Percent in poverty
› Brainerd High — 77
› Calvin Donaldson — 88
› Clifton Hills Elementary — 81
› Dalewood Middle School — 78
› Hardy Elementary School — 87
› Orchard Knob Elementary — 86
› Orchard Knob Middle — 84
› The Howard School — 60
› Woodmore Elementary — 70
› Allen Elementary School — 24
› Apison Elementary — 17
› Bess T. Shepherd Elementary — 62
› Chattanooga High Center for Creative Arts — 14
› Chattanooga School for Arts and Sciences Upper — 11
› Chattanooga School for Arts and Sciences Lower — 12
› Hamilton County Collegiate High School — 3.3
› Hixson Elementary School — 49
› Loftis Middle School — 17
› Lookout Mountain — .6
› McConnell Elementary — 24
› Nolan Elementary — 6
› Normal Park Museum Magnet — 11
› Signal Mountain Middle/High — 5
› Soddy Elementary School — 33
› STEM School Chattanooga — 13
› Westview Elementary — 11
Source: Tennessee 2016-2017 Report Card
Nine Hamilton County schools are now officially ranked among the state's worst performing schools.
And 16 schools — 17 if you count the upper and lower divisions of Chattanooga School for the Arts and Sciences as separate schools — are ranked among the state's top performers.
This means more than 11.5 percent of our 78 schools are failing, and just 20 percent are top performers. The rest are somewhere in the all-too-normal middle.
The nine poor performers are all — repeat, all — schools with very high percentages of black and Hispanic students who live in poverty. Dubbed "priority" schools, they are Brainerd High School, Howard School, Dalewood and Orchard Knob middle schools, Calvin Donaldson, Clifton Hills, Hardy, Orchard Knob and Woodmore elementary schools.
The top performers are mostly all-white or decidedly diverse schools. But most importantly, most are schools with a lower percentage of students in poverty. They are schools such as Apison, Lookout Mountain, Nolan and Soddy elementaries, Loftis and Signal Mountain middle schools and several Chattanooga magnet schools.
It's hard not to look at the two extremes reflected on these lists and not see a screaming need to examine the issue of equity in our schools — the issue of equity in our two Chattanoogas: The affluent and climbing Chattanooga and the poor and left-behind Chattanooga.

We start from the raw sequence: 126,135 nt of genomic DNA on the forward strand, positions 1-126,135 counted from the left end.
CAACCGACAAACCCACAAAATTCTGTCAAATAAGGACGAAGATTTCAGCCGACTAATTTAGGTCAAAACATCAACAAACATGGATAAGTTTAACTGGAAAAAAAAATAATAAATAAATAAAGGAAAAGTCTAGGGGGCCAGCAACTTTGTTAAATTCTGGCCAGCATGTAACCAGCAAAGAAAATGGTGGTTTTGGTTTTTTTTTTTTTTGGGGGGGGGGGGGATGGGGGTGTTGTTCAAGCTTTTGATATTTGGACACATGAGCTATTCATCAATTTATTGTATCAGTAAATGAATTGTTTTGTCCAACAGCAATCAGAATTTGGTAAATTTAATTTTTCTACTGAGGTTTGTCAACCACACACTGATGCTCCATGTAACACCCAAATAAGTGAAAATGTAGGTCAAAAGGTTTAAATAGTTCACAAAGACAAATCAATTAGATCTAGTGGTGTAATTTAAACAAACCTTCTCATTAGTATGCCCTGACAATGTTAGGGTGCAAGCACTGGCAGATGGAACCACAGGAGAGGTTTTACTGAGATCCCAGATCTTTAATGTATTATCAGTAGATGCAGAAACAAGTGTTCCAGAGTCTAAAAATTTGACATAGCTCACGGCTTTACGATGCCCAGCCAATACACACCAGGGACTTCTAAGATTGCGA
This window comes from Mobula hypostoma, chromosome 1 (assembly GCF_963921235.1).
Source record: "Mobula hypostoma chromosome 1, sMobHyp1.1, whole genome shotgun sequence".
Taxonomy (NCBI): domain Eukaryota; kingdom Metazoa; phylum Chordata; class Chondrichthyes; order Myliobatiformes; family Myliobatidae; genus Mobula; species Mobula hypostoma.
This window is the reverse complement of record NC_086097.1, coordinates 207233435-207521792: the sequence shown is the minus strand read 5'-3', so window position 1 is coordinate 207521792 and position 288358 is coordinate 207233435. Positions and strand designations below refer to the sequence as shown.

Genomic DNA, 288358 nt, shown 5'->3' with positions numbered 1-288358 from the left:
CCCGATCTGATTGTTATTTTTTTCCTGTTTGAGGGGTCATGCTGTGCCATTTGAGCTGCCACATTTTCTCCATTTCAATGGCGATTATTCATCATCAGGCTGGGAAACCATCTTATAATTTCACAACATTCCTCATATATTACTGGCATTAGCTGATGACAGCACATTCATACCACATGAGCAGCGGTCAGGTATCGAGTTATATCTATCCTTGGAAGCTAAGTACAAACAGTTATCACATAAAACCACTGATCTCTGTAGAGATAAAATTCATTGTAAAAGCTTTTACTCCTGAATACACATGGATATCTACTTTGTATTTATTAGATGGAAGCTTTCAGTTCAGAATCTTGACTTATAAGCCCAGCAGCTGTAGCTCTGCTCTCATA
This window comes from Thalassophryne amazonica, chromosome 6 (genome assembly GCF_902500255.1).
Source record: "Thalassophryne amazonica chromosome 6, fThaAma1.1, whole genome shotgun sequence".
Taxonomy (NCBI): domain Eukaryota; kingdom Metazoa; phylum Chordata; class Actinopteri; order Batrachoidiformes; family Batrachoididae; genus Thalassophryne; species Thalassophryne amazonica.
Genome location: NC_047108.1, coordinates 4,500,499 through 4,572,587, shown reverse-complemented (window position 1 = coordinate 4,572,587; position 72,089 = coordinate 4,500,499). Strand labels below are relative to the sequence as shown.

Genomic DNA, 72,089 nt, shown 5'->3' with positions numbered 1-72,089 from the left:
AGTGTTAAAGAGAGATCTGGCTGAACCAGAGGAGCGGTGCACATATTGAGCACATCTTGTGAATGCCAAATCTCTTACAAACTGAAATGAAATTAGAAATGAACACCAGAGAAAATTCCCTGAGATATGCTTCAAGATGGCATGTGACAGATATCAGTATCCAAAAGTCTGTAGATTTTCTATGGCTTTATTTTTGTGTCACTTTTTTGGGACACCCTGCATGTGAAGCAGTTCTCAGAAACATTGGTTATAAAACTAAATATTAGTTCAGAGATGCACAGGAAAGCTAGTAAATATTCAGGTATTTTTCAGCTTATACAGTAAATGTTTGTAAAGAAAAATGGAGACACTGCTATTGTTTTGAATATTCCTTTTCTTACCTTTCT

Some of our school and community leaders understand this problem. In fact, they even made an effort in the spring to address it, planning to hire a consultant to help chart ways to reverse the inequities in our public schools.
This was on top of the enthusiastic plans and work already underway by our new superintendent, Dr. Bryan Johnson, to develop a "Partnership Network" with the state for the five schools (among our priority schools) that the state threatened to take over. Dr. Johnson also introduced another initiative to create work-ready programs, partnering with industry. That work-ready effort puts "Future Ready Institutes" — today's answer to vocational and technical schools — in our high schools.
But then came a firestorm over the equity plan — no doubt, in part, as to how the message was delivered.
The local NAACP chapter presented proposals for change, based on its contention that 12 local schools — Brainerd High School, The Howard School and both high schools' feeder schools — are and have been historically and continually segregated schools. According to the group's fact sheet, and backed up by data from the 2017 State Report Card, 90 percent of students at those 12 schools are black or Hispanic, and most of them come from communities of concentrated poverty.
The NAACP called for the board to devote about $500,000 to exploring school choice, or open enrollment across the district, as well as culturally responsive professional development in specific schools.
Two school board members balked, seeming to read "forced busing" into that and other local proposals intended to ease the impact of high poverty in some of our schools. By the way, forced busing was never part of the fix, but the board members' knee-jerk reactions prevailed.
All talk about examining equity in schools just stopped in June. Privately, some in the community acknowledge that it was put on hold until new board members took office after the August county elections.
Now those new board members are in place, and it's time for our community to look this issue in the eye and demand improvement.
Equity in schools is different from equality in schools. And in Hamilton County, equity has had too little attention for far too long.
What a specific, documented plan can offer is an equity-focused lens for bridging the divides of educational needs among our diverse 45,000 students and their 3,000 teachers. We need this. We've always needed it, and now it is shameful that once again it is "on hold."
What? We can't even talk about equity in our schools? We can't even talk about Orchard Knob Elementary School youngsters (86 percent black, 12 percent Hispanic and 86 percent economically disadvantaged) starting school with tiny vocabularies because their parents can't afford books or don't read to them as toddlers?
Let's insist the equity task force be brought back to life. Soon.